Exclusive preview from Geeks of Doom:
Brian Wood and Vasilis Lolos’s “Border Fury” concludes, as the secret behind Conan’s impostor is revealed! Separated on Cimmeria’s frozen plains, Conan and Bêlit each fight handicapped while facing a deadly foe — Conan by the unexpected identity of his pretender and Bêlit by debilitating snow blindness.
*Pedantic Esoteric Nitpick of the Week*
Seriously, snow-blindness in Cimmeria? A land of darkness and deep night, where the sun rarely breaks through the clouds, apparently still has people at risk from photokeratitis - which is something that happens when excessive UV rays from sunlight reflects from snow and ice. I can definitely see this as a hazard in Nordheim or even Hyperborea, certainly the upper reaches of the Himelians, but definitely not Cimmeria.
See, this is what happens when you use only "Queen of the Black Coast" and tacitly ignore the rest of the stories, because in QotBC, there are a few links of Cimmeria to cold:
To the people of the exotic climes, the north was a mazy half-mythical realm, peopled with ferocious blue-eyed giants who occasionally descended from their icy fastnesses with torch and sword.
(emphasis on to the people of the exotic climes: it's clear they conflate the Cimmerians and Nordheimr as one people)
Oh, tiger of the North, you are cold as the snowy mountains which bred you.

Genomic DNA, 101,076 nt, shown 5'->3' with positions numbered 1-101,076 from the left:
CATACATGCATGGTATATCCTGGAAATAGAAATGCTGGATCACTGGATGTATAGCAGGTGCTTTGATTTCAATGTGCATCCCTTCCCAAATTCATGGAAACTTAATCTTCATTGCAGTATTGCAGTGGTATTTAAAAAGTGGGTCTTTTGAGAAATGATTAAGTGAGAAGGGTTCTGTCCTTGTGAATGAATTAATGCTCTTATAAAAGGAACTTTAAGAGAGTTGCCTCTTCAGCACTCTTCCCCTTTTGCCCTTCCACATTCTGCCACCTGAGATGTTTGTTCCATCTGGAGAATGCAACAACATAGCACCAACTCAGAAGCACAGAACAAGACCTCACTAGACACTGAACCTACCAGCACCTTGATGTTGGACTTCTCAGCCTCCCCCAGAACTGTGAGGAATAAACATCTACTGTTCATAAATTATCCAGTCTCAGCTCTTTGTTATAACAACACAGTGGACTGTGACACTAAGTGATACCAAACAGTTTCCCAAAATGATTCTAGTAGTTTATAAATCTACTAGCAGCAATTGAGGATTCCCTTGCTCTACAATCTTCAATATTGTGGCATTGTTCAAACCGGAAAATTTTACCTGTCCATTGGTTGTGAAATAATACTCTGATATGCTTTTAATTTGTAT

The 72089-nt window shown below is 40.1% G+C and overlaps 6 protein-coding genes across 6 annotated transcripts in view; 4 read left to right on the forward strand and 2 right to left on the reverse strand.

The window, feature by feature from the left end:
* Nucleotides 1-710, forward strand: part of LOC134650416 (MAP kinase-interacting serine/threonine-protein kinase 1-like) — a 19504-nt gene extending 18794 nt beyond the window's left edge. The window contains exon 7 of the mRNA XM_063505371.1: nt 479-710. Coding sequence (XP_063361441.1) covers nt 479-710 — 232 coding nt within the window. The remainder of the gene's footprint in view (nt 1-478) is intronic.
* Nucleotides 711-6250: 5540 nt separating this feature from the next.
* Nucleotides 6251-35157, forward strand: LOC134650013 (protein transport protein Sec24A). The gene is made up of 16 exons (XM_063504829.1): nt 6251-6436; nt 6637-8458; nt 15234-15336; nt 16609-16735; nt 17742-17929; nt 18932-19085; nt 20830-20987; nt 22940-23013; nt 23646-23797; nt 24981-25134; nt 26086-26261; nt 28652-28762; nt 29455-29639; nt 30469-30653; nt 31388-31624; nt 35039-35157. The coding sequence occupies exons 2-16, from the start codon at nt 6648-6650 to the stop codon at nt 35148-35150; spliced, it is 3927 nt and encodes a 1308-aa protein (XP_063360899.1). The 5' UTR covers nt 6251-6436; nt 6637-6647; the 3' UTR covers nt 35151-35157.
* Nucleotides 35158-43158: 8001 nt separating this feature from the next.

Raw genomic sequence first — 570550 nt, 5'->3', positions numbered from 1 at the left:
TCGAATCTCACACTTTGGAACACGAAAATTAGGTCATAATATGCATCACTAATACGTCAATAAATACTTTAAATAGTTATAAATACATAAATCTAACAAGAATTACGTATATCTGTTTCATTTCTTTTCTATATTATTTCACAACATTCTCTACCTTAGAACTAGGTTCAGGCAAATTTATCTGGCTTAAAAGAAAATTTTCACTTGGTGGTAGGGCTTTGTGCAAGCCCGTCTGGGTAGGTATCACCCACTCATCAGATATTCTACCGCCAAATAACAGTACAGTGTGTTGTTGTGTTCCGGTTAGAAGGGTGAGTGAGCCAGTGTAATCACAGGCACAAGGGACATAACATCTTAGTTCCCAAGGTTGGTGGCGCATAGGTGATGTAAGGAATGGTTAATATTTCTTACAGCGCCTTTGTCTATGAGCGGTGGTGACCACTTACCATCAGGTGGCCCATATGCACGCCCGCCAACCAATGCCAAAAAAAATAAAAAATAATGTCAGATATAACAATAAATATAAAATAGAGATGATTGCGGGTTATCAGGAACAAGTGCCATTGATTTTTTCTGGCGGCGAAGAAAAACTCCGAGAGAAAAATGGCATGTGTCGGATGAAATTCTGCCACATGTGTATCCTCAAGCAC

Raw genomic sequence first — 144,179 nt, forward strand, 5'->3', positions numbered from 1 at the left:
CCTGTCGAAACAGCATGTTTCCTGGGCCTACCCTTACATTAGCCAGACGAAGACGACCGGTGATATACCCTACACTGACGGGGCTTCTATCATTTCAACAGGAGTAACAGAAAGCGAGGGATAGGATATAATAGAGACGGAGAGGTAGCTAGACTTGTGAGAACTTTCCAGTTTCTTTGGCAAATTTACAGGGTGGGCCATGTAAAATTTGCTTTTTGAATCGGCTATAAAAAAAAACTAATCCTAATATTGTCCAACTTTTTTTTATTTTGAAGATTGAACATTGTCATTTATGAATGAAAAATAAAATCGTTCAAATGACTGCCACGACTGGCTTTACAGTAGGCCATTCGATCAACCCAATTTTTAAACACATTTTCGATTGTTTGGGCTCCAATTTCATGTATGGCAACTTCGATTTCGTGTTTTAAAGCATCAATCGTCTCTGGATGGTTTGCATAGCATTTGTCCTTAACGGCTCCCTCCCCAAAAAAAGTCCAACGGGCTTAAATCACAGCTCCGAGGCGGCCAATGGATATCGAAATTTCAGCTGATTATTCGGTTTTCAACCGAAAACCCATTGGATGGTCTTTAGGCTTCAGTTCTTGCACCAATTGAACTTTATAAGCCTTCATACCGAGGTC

(This is Belit talking, she who has never actually seen Cimmeria, and explicitly saw no difference between Cimmerians and Nordheimr)
“In this world men struggle and suffer vainly, finding pleasure only in the bright madness of battle; dying, their souls enter a gray misty realm of clouds and icy winds, to wander cheerlessly throughout eternity.”
"It may be the blackness averred by the Nemedian skeptics, or Crom’s realm of ice and cloud..."
(The Cimmerian afterlife isn't necessarily reflective of Cimmeria as a whole)
So if you take those, and only those, descriptions of Cimmeria, I can understand coming away with the impression that Cimmeria was a land of "icy fastness," "snowy mountains," "icy winds," "ice and cloud" and whatnot. Unfortunately, that means effectively ignoring nearly every other description of Cimmeria in every other story, to say nothing of the poem "Cimmeria," which is a problematic approach for obvious reasons. I don't know what Dark Horse were thinking telling Brian to ignore everything else.
*Pedantic Esoteric Nitpick of the Week, deactivate*
That nitpick aside, lovely cover, beautifully rendered by Massimo Carnevale. Can't wait to find out what the unexpected identity of the pretender is (Relative? Offspring? Old Nemesis? Evil Twin from an Alternate Universe?), should be fun.